Working with vocals is a fantastic way for electronic producers to tap into a whole new dimension of emotion and connection in their music. This extra dimension is added through a combination of the vocal performance, lyrical content and the way the vocal is produced. As a producer, you might not have control over the first two parts, but the production of the vocal is your time to shine.

If the goal of the vocal is to create an extra layer of meaning and feeling in the song, then you will want some parts of the vocal to stand out more than others. More often than not, the part of the arrangement where the vocals need to shine brightest is the chorus. This is the hook that draws the listener in, the thing that sticks in their head for days, weeks or even years.

Our trainer Doug is a master of vocal production, and has recently worked on the track Botanical with Goddess911, a collaboration between Nick Littlemore of Empire Of The Sun and Al Wright of Cloud control. 

He set out to create contrast between the verse and the chorus by using layered vocals. Sometimes layering up to 16 versions of same vocal. For the verses he kept the layers tightly centred

During the verse of this track, the vocals are given a more intimate treatment by keeping them more or less centred in the mix. In these sections, four layers of vocals were recorded singing in unison, and have been panned slightly to give a hint of stereo spread. 

Then to give the chorus the contrasting lift Doug used even more vocal layers

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When the chorus kicks in, the vocal becomes extremely wide, immediately creating an expansive feel. For these choruses, sixteen vocal takes were recorded, layered and panned across the entire stereo field, all the way from hard left to hard right.

If you listen to the chorus you can hear that the Chorus vocal has a shimmering and expansive quality, but it doesn’t necessarily sound like 16 different people singing.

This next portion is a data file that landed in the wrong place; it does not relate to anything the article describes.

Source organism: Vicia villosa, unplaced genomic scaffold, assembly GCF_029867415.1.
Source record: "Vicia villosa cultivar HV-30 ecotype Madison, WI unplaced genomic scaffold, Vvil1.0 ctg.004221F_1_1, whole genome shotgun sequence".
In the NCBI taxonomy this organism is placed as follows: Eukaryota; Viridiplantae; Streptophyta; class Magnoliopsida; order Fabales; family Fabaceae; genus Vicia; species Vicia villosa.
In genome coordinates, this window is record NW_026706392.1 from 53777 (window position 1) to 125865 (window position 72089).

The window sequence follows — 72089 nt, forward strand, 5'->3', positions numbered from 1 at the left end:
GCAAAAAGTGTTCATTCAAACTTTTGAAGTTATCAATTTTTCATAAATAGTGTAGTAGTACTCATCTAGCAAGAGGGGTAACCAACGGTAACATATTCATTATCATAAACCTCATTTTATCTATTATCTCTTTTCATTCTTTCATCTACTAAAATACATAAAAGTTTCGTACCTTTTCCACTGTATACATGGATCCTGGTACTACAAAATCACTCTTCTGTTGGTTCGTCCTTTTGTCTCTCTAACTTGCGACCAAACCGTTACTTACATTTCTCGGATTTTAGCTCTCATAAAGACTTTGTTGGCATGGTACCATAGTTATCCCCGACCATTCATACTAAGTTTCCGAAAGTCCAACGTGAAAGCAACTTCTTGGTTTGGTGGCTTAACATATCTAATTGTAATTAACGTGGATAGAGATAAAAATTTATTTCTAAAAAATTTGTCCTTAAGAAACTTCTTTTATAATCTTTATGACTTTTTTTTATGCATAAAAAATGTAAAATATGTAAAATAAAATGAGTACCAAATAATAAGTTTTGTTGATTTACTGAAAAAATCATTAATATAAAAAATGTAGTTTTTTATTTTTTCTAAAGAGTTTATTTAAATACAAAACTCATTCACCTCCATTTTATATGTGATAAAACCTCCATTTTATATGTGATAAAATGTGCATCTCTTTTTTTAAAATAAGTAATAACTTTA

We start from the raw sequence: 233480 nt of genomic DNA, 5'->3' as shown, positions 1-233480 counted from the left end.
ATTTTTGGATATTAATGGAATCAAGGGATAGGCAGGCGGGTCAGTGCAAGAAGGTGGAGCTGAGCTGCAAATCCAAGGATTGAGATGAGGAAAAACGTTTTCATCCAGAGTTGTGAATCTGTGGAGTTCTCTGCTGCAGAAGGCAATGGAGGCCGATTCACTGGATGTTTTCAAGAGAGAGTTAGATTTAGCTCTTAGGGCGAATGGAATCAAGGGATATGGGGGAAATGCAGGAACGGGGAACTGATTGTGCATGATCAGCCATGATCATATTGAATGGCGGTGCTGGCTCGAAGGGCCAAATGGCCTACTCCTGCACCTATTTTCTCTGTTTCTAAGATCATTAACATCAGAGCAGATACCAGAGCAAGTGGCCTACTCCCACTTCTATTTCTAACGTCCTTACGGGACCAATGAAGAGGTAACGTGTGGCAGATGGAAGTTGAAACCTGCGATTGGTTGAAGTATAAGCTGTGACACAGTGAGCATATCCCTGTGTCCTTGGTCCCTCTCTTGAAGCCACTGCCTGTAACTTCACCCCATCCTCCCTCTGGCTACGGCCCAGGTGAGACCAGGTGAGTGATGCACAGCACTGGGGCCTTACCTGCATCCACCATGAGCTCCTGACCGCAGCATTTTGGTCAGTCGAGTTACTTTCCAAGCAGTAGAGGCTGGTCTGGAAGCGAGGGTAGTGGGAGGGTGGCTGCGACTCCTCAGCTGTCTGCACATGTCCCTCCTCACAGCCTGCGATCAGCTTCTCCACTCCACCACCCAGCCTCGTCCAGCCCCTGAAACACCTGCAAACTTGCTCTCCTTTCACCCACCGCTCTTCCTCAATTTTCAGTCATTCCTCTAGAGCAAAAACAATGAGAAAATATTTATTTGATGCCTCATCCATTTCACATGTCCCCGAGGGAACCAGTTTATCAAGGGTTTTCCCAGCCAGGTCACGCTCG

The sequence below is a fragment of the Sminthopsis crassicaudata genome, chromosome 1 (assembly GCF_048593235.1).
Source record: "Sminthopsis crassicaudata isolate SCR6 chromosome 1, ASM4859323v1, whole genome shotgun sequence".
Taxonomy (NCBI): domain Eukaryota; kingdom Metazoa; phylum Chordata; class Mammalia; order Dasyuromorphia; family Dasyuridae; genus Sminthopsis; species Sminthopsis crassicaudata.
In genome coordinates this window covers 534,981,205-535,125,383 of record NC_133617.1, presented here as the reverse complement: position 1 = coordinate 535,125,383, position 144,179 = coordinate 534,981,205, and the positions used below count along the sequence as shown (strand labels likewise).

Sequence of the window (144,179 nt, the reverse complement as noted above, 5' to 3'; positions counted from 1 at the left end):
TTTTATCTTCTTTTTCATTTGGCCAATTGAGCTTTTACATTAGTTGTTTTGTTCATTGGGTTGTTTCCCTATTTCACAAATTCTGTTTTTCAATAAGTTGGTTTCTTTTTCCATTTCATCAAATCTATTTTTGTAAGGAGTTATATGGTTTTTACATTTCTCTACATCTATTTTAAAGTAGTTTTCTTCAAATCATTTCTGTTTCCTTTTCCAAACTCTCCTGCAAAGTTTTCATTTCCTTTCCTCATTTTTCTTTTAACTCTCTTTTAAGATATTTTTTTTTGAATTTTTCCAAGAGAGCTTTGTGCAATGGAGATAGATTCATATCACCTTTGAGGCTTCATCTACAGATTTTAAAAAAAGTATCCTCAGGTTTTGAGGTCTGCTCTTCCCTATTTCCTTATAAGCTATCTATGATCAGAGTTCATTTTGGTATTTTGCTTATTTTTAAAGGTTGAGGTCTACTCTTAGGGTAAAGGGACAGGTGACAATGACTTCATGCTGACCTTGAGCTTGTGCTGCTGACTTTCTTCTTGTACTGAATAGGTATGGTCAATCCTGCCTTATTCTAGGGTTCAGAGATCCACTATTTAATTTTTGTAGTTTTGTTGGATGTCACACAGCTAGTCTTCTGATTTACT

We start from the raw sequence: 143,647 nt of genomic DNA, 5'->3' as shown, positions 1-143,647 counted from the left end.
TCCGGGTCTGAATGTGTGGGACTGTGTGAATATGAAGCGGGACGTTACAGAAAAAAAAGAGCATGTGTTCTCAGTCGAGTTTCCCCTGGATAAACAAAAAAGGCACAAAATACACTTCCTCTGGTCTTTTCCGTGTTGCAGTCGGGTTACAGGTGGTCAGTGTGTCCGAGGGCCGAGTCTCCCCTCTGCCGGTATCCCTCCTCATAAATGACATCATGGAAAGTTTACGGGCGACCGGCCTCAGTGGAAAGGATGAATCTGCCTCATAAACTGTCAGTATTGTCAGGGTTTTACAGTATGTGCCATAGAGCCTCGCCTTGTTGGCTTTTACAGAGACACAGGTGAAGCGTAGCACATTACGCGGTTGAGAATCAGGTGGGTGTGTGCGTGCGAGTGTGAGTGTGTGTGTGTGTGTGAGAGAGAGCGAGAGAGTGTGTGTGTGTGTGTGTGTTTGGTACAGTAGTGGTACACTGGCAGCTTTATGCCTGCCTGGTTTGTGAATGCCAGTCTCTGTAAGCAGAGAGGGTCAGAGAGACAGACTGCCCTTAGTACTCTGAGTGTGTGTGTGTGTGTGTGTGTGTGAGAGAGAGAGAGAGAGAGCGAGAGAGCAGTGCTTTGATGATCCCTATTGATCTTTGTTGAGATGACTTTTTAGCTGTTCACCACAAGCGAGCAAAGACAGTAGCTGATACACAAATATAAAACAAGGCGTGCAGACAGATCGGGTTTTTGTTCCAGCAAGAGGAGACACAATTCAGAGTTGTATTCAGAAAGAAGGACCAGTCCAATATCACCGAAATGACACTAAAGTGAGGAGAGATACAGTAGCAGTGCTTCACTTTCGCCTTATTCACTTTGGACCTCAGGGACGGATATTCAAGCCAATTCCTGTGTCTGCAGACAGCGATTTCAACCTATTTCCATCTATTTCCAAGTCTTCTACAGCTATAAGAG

In this song, the rhythm and tuning of the vocal takes was kept extremely tight to retain a direct sound akin to a single vocal take, but a more choir-like effect can be achieved if the timing and tuning of the layers does not line up exactly. 

If you’re after a less “tight” sound, Doug suggests a few things to try

Recording each take at different angles, heights and distances from the microphone can also enhance this effect as each layer will differ slightly in tone.

The end effect is something that sounds similar to the results you get using a Chorus plugin – which essentially does the same thing Doug talks about here – introducing minor inconsistencies in timing between different versions of a recording to create a rich and layered sound.

If you want to try this effect yourself, there’s a few great options including Live’s recently updated Chorus-Ensemble plugin, Waves Doubler, or Soundtoys MicroShift.

If you’re looking for more techniques to try – have a look at our blog Six Ways To Take Your Chorus Up A Notch. Its packed full of  tips for getting the best out of your productions.